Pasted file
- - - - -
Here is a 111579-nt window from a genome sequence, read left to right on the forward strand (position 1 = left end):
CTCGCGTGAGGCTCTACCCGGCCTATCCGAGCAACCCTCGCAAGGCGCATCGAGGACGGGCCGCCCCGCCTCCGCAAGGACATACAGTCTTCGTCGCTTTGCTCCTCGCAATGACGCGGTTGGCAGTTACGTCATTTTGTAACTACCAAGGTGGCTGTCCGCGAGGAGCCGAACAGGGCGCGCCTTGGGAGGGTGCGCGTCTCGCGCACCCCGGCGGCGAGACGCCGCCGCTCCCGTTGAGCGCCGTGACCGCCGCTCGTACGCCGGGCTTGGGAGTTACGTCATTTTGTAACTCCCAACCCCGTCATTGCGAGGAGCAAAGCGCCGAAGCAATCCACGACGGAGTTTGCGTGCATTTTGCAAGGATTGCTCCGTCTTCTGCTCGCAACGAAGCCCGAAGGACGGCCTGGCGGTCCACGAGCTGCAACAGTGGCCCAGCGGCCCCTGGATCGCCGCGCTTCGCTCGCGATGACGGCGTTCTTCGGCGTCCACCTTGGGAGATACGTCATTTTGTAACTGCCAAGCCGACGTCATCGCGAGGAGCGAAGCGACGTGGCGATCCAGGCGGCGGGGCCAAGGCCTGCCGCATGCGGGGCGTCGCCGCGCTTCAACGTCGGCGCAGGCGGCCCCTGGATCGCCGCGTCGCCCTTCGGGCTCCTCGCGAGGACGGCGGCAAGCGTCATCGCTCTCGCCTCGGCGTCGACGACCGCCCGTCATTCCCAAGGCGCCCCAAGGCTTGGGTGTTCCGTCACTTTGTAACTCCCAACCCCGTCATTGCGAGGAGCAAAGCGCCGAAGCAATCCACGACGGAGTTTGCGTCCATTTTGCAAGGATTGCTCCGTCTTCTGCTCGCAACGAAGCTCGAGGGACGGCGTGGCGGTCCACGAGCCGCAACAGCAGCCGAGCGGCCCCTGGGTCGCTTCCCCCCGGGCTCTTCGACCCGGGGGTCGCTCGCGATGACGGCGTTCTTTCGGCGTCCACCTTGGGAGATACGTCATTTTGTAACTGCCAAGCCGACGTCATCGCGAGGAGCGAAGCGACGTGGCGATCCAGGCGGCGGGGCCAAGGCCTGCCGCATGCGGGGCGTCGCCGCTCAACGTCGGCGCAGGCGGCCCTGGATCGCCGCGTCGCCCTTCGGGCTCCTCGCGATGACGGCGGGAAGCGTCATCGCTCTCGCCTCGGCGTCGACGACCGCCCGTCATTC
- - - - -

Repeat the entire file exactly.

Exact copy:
Here is a 111579-nt window from a genome sequence, read left to right on the forward strand (position 1 = left end):
CTCGCGTGAGGCTCTACCCGGCCTATCCGAGCAACCCTCGCAAGGCGCATCGAGGACGGGCCGCCCCGCCTCCGCAAGGACATACAGTCTTCGTCGCTTTGCTCCTCGCAATGACGCGGTTGGCAGTTACGTCATTTTGTAACTACCAAGGTGGCTGTCCGCGAGGAGCCGAACAGGGCGCGCCTTGGGAGGGTGCGCGTCTCGCGCACCCCGGCGGCGAGACGCCGCCGCTCCCGTTGAGCGCCGTGACCGCCGCTCGTACGCCGGGCTTGGGAGTTACGTCATTTTGTAACTCCCAACCCCGTCATTGCGAGGAGCAAAGCGCCGAAGCAATCCACGACGGAGTTTGCGTGCATTTTGCAAGGATTGCTCCGTCTTCTGCTCGCAACGAAGCCCGAAGGACGGCCTGGCGGTCCACGAGCTGCAACAGTGGCCCAGCGGCCCCTGGATCGCCGCGCTTCGCTCGCGATGACGGCGTTCTTCGGCGTCCACCTTGGGAGATACGTCATTTTGTAACTGCCAAGCCGACGTCATCGCGAGGAGCGAAGCGACGTGGCGATCCAGGCGGCGGGGCCAAGGCCTGCCGCATGCGGGGCGTCGCCGCGCTTCAACGTCGGCGCAGGCGGCCCCTGGATCGCCGCGTCGCCCTTCGGGCTCCTCGCGAGGACGGCGGCAAGCGTCATCGCTCTCGCCTCGGCGTCGACGACCGCCCGTCATTCCCAAGGCGCCCCAAGGCTTGGGTGTTCCGTCACTTTGTAACTCCCAACCCCGTCATTGCGAGGAGCAAAGCGCCGAAGCAATCCACGACGGAGTTTGCGTCCATTTTGCAAGGATTGCTCCGTCTTCTGCTCGCAACGAAGCTCGAGGGACGGCGTGGCGGTCCACGAGCCGCAACAGCAGCCGAGCGGCCCCTGGGTCGCTTCCCCCCGGGCTCTTCGACCCGGGGGTCGCTCGCGATGACGGCGTTCTTTCGGCGTCCACCTTGGGAGATACGTCATTTTGTAACTGCCAAGCCGACGTCATCGCGAGGAGCGAAGCGACGTGGCGATCCAGGCGGCGGGGCCAAGGCCTGCCGCATGCGGGGCGTCGCCGCTCAACGTCGGCGCAGGCGGCCCTGGATCGCCGCGTCGCCCTTCGGGCTCCTCGCGATGACGGCGGGAAGCGTCATCGCTCTCGCCTCGGCGTCGACGACCGCCCGTCATTC